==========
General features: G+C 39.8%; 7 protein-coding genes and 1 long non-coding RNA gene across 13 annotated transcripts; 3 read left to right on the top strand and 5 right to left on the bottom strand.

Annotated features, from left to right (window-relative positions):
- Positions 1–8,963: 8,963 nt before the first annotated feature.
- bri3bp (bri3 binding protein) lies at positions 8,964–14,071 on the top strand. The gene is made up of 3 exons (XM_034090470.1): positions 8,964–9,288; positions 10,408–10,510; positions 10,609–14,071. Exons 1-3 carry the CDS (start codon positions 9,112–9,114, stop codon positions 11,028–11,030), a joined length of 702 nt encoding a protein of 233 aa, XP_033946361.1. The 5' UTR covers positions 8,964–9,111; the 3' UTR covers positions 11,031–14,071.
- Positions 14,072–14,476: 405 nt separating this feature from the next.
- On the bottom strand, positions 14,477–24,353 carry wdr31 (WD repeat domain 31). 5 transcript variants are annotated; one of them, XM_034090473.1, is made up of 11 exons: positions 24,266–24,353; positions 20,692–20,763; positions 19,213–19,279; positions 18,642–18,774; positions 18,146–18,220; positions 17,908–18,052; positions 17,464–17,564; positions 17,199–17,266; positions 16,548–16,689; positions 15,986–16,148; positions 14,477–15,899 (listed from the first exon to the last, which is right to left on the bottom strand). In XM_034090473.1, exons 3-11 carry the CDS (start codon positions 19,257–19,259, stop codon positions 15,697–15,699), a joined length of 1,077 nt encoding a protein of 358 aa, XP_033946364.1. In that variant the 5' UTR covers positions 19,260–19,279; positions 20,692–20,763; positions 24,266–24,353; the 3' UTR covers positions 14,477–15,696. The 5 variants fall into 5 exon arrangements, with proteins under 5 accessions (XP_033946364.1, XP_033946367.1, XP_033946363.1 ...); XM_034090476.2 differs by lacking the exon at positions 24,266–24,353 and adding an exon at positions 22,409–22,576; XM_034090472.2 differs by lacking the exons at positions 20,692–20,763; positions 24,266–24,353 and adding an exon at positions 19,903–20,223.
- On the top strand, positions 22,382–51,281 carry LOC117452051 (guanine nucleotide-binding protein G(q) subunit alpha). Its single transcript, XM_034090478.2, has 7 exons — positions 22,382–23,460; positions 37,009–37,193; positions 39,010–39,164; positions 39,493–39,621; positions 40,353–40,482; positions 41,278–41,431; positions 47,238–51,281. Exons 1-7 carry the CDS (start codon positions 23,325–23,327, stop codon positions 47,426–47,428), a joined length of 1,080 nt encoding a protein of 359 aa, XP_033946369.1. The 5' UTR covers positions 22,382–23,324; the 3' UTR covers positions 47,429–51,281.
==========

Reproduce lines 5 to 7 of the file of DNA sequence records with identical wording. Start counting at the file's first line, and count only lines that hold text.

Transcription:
- Positions 14,072–14,476: 405 nt separating this feature from the next.
- On the bottom strand, positions 14,477–24,353 carry wdr31 (WD repeat domain 31). 5 transcript variants are annotated; one of them, XM_034090473.1, is made up of 11 exons: positions 24,266–24,353; positions 20,692–20,763; positions 19,213–19,279; positions 18,642–18,774; positions 18,146–18,220; positions 17,908–18,052; positions 17,464–17,564; positions 17,199–17,266; positions 16,548–16,689; positions 15,986–16,148; positions 14,477–15,899 (listed from the first exon to the last, which is right to left on the bottom strand). In XM_034090473.1, exons 3-11 carry the CDS (start codon positions 19,257–19,259, stop codon positions 15,697–15,699), a joined length of 1,077 nt encoding a protein of 358 aa, XP_033946364.1. In that variant the 5' UTR covers positions 19,260–19,279; positions 20,692–20,763; positions 24,266–24,353; the 3' UTR covers positions 14,477–15,696. The 5 variants fall into 5 exon arrangements, with proteins under 5 accessions (XP_033946364.1, XP_033946367.1, XP_033946363.1 ...); XM_034090476.2 differs by lacking the exon at positions 24,266–24,353 and adding an exon at positions 22,409–22,576; XM_034090472.2 differs by lacking the exons at positions 20,692–20,763; positions 24,266–24,353 and adding an exon at positions 19,903–20,223.
- On the top strand, positions 22,382–51,281 carry LOC117452051 (guanine nucleotide-binding protein G(q) subunit alpha). Its single transcript, XM_034090478.2, has 7 exons — positions 22,382–23,460; positions 37,009–37,193; positions 39,010–39,164; positions 39,493–39,621; positions 40,353–40,482; positions 41,278–41,431; positions 47,238–51,281. Exons 1-7 carry the CDS (start codon positions 23,325–23,327, stop codon positions 47,426–47,428), a joined length of 1,080 nt encoding a protein of 359 aa, XP_033946369.1. The 5' UTR covers positions 22,382–23,324; the 3' UTR covers positions 47,429–51,281.